# sorry if this isnt directly algebra,

• Aug 25th 2009, 05:54 AM
cliste09
sorry if this isnt directly algebra,
im sorry if this isnt directly algebra but in my exam papers its in the algebra Q

a rectangle has a length 2√x cm and width √x cm
the length of the diagonal of the triangle is √45 cm

i) find the area of the rectangle
ii) the area of the square is twice the area of the rectangle
find the length of a side of the square.

for part i) i did the a^2 + 0^2 = h^2

then in the calc. i did 2√x got 2√5 then sq it and got 10 ,...then i
did √x got √5 then sq it and got 5 , added them and got 15 so then i did the hypotenuse thing and √45 and got 20, yeah i know you are prob wondering how i got that and to be honest so am i lol because i used a new calc. for this and when i repeated it on an older calc. of mine i got a different answer so the CORRECT answer was :

2x=18cm^2

part 2 was= 6cm, but i got the answer wrong for i) so i was confused
• Aug 25th 2009, 07:38 AM
HallsofIvy
Quote:

Originally Posted by cliste09
im sorry if this isnt directly algebra but in my exam papers its in the algebra Q

a rectangle has a length 2√x cm and width √x cm
the length of the diagonal of the triangle is √45 cm

You mean "diagonal of the rectangle".

Quote:

i) find the area of the rectangle
ii) the area of the square is twice the area of the rectangle
find the length of a side of the square.

for part i) i did the a^2 + 0^2 = h^2
?? Ah! a= "adjacent side" and "0= Opposite side". A very good reason NOT to use "O" as a variable is that it is easy to mistake it for zero: "0". (And, in fact, you used "0" rather than "O" or "o"!). Now, what do you mean by "i did" that? It would be far better to say that you recognized that the diagonal of the rectangle forms the hypotenuse of a right triangle with the two sides of the rectangle as legs.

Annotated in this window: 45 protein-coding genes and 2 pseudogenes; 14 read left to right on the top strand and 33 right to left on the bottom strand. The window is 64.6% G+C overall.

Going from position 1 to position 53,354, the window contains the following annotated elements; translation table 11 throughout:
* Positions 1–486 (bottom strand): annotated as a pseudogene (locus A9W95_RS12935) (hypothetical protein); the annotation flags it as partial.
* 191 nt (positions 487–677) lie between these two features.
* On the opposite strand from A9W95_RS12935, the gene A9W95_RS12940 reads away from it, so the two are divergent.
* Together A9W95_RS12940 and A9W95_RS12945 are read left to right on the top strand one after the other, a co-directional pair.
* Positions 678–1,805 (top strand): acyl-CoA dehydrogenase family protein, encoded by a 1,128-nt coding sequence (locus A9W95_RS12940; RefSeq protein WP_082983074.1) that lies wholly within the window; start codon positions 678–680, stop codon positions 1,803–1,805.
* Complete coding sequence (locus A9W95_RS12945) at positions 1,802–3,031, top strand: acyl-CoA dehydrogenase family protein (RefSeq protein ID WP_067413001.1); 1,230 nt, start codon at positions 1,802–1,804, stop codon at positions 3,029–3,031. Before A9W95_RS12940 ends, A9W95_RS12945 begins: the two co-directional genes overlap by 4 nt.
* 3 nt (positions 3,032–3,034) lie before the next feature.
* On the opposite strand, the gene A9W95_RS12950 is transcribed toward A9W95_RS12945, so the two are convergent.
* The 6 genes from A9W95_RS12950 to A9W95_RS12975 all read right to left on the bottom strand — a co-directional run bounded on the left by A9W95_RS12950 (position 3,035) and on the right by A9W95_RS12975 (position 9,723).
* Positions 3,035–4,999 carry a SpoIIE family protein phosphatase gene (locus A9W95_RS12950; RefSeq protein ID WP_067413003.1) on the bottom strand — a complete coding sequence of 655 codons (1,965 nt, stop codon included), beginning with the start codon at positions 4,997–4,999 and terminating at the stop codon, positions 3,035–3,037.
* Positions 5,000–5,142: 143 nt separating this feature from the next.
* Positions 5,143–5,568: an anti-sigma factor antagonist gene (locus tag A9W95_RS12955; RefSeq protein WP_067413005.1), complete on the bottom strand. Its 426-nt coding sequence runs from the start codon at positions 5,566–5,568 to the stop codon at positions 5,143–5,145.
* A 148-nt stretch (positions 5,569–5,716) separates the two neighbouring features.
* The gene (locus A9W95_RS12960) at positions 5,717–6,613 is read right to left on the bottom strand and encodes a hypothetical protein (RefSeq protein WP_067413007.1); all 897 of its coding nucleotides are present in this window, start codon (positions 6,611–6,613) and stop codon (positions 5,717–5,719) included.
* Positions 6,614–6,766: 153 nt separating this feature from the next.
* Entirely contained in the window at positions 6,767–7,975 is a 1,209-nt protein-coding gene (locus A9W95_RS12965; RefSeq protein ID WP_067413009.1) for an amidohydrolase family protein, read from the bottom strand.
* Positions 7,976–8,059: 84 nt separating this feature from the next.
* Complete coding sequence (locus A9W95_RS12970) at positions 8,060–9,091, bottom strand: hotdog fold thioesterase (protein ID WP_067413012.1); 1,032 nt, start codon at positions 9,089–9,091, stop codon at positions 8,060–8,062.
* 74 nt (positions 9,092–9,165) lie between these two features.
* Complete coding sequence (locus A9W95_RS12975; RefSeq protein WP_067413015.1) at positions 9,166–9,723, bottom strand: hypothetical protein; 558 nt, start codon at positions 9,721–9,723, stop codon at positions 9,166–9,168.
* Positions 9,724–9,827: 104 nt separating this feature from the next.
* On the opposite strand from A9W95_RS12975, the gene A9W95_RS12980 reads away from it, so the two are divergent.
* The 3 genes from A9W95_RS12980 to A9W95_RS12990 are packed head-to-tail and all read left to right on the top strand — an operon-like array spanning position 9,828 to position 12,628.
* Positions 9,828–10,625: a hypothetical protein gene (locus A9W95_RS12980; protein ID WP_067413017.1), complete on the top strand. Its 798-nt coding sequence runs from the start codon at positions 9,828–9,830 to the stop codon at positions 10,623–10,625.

Quote:

then in the calc. i did 2√x got 2√5 then sq it and got 10 ,...then i did √x got √5
I assume you mean that you took one leg to be $2\sqrt{x}$ but how do you know that x= 5?

[/quote] then sq it and got 5 , added them and got 15 so then i did the hypotenuse thing and √45 and got 20, yeah i know you are prob wondering how i got that and to be honest so am i lol because i used a new calc. for this and when i repeated it on an older calc. of mine i got a different answer[/quote]
45= 9(5). [tex]]\sqrt{45}= 3\sqrt{5}= 6.708...[tex]. Even without a calculator you should have been able to see that $20^2$= (20)(20)= (2)(2)(10)(10)= 400, nowhere near 45!
Quote:

so the CORRECT answer was :
2x=18cm^2
The correct answer to what problem? You appear to be saying that x= 9 cm^2 which is impossible because "x" is a length, not an area. The first question asked for the area of the rectangle not "2x" nor "x".

part 2 was= 6cm, but i got the answer wrong for i) so i was confused[/QUOTE]
It is close to impossible to figure out what you are saying here but I presume that you used the Pythagorean theorem to say that $(2\sqrt{x})^2+ (\sqrt{x})^2= (\sqrt{45})^2$ or [tex] 4x+ x= 5x= 45[tex] and so x= 45/5= 9, NOT 5. Then $\sqrt{x}= \sqrt{9}= 3$ so the two sides have length $2\sqrt{x}= 2(3)= 6$ and [tex]sqrt{x}= 3[tex]. Now, what is the area of a rectangle with side lengths 6 cm and 3 cm?